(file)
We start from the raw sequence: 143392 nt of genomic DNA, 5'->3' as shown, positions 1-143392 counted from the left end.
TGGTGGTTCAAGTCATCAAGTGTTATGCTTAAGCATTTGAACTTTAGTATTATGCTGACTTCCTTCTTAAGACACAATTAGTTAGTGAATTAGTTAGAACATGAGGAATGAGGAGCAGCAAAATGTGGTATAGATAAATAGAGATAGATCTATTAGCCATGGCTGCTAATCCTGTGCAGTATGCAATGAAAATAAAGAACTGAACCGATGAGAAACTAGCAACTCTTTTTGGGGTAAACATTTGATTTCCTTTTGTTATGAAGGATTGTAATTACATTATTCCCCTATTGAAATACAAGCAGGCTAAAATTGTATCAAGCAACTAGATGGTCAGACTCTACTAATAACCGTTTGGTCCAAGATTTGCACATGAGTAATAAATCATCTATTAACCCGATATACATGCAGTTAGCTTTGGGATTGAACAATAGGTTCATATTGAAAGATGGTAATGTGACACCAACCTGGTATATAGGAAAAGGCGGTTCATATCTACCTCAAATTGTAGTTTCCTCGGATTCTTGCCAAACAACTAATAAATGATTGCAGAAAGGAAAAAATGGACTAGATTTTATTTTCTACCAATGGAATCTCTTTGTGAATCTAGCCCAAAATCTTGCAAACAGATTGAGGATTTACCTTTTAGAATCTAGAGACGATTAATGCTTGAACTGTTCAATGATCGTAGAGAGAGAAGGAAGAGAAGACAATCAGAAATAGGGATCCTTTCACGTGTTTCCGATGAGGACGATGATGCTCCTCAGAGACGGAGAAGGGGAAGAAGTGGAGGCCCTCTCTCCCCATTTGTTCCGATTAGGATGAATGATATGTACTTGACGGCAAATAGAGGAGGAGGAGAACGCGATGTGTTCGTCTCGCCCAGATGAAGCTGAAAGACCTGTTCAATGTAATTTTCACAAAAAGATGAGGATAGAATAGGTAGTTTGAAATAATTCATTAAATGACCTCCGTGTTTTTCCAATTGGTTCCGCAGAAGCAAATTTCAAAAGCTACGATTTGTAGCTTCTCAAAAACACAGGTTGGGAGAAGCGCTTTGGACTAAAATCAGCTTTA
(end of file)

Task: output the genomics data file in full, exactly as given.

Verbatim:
We start from the raw sequence: 143392 nt of genomic DNA, 5'->3' as shown, positions 1-143392 counted from the left end.
TGGTGGTTCAAGTCATCAAGTGTTATGCTTAAGCATTTGAACTTTAGTATTATGCTGACTTCCTTCTTAAGACACAATTAGTTAGTGAATTAGTTAGAACATGAGGAATGAGGAGCAGCAAAATGTGGTATAGATAAATAGAGATAGATCTATTAGCCATGGCTGCTAATCCTGTGCAGTATGCAATGAAAATAAAGAACTGAACCGATGAGAAACTAGCAACTCTTTTTGGGGTAAACATTTGATTTCCTTTTGTTATGAAGGATTGTAATTACATTATTCCCCTATTGAAATACAAGCAGGCTAAAATTGTATCAAGCAACTAGATGGTCAGACTCTACTAATAACCGTTTGGTCCAAGATTTGCACATGAGTAATAAATCATCTATTAACCCGATATACATGCAGTTAGCTTTGGGATTGAACAATAGGTTCATATTGAAAGATGGTAATGTGACACCAACCTGGTATATAGGAAAAGGCGGTTCATATCTACCTCAAATTGTAGTTTCCTCGGATTCTTGCCAAACAACTAATAAATGATTGCAGAAAGGAAAAAATGGACTAGATTTTATTTTCTACCAATGGAATCTCTTTGTGAATCTAGCCCAAAATCTTGCAAACAGATTGAGGATTTACCTTTTAGAATCTAGAGACGATTAATGCTTGAACTGTTCAATGATCGTAGAGAGAGAAGGAAGAGAAGACAATCAGAAATAGGGATCCTTTCACGTGTTTCCGATGAGGACGATGATGCTCCTCAGAGACGGAGAAGGGGAAGAAGTGGAGGCCCTCTCTCCCCATTTGTTCCGATTAGGATGAATGATATGTACTTGACGGCAAATAGAGGAGGAGGAGAACGCGATGTGTTCGTCTCGCCCAGATGAAGCTGAAAGACCTGTTCAATGTAATTTTCACAAAAAGATGAGGATAGAATAGGTAGTTTGAAATAATTCATTAAATGACCTCCGTGTTTTTCCAATTGGTTCCGCAGAAGCAAATTTCAAAAGCTACGATTTGTAGCTTCTCAAAAACACAGGTTGGGAGAAGCGCTTTGGACTAAAATCAGCTTTA